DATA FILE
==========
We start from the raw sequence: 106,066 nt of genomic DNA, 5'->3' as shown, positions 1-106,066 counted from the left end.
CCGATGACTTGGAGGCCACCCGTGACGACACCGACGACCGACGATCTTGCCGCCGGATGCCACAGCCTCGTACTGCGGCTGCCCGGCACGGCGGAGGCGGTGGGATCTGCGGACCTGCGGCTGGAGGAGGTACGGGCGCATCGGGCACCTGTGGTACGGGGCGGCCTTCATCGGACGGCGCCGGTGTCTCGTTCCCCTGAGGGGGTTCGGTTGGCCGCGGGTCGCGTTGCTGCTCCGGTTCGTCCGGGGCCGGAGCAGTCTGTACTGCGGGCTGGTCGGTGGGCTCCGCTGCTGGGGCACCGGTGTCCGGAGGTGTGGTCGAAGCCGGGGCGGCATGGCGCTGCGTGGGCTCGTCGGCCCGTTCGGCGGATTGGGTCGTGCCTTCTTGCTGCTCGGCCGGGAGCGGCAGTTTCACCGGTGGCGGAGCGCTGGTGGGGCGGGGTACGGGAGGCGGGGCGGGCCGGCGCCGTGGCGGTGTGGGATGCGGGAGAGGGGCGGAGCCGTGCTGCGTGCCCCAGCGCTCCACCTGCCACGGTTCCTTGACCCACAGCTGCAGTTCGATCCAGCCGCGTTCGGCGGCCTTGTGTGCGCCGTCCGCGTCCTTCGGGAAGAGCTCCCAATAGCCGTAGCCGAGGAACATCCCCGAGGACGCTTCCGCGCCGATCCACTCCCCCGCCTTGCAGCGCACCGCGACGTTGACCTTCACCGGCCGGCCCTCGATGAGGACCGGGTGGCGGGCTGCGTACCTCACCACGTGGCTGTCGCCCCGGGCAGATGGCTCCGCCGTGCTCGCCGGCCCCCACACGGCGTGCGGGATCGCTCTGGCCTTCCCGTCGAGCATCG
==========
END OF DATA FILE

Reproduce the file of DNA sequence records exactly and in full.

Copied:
We start from the raw sequence: 106,066 nt of genomic DNA, 5'->3' as shown, positions 1-106,066 counted from the left end.
CCGATGACTTGGAGGCCACCCGTGACGACACCGACGACCGACGATCTTGCCGCCGGATGCCACAGCCTCGTACTGCGGCTGCCCGGCACGGCGGAGGCGGTGGGATCTGCGGACCTGCGGCTGGAGGAGGTACGGGCGCATCGGGCACCTGTGGTACGGGGCGGCCTTCATCGGACGGCGCCGGTGTCTCGTTCCCCTGAGGGGGTTCGGTTGGCCGCGGGTCGCGTTGCTGCTCCGGTTCGTCCGGGGCCGGAGCAGTCTGTACTGCGGGCTGGTCGGTGGGCTCCGCTGCTGGGGCACCGGTGTCCGGAGGTGTGGTCGAAGCCGGGGCGGCATGGCGCTGCGTGGGCTCGTCGGCCCGTTCGGCGGATTGGGTCGTGCCTTCTTGCTGCTCGGCCGGGAGCGGCAGTTTCACCGGTGGCGGAGCGCTGGTGGGGCGGGGTACGGGAGGCGGGGCGGGCCGGCGCCGTGGCGGTGTGGGATGCGGGAGAGGGGCGGAGCCGTGCTGCGTGCCCCAGCGCTCCACCTGCCACGGTTCCTTGACCCACAGCTGCAGTTCGATCCAGCCGCGTTCGGCGGCCTTGTGTGCGCCGTCCGCGTCCTTCGGGAAGAGCTCCCAATAGCCGTAGCCGAGGAACATCCCCGAGGACGCTTCCGCGCCGATCCACTCCCCCGCCTTGCAGCGCACCGCGACGTTGACCTTCACCGGCCGGCCCTCGATGAGGACCGGGTGGCGGGCTGCGTACCTCACCACGTGGCTGTCGCCCCGGGCAGATGGCTCCGCCGTGCTCGCCGGCCCCCACACGGCGTGCGGGATCGCTCTGGCCTTCCCGTCGAGCATCG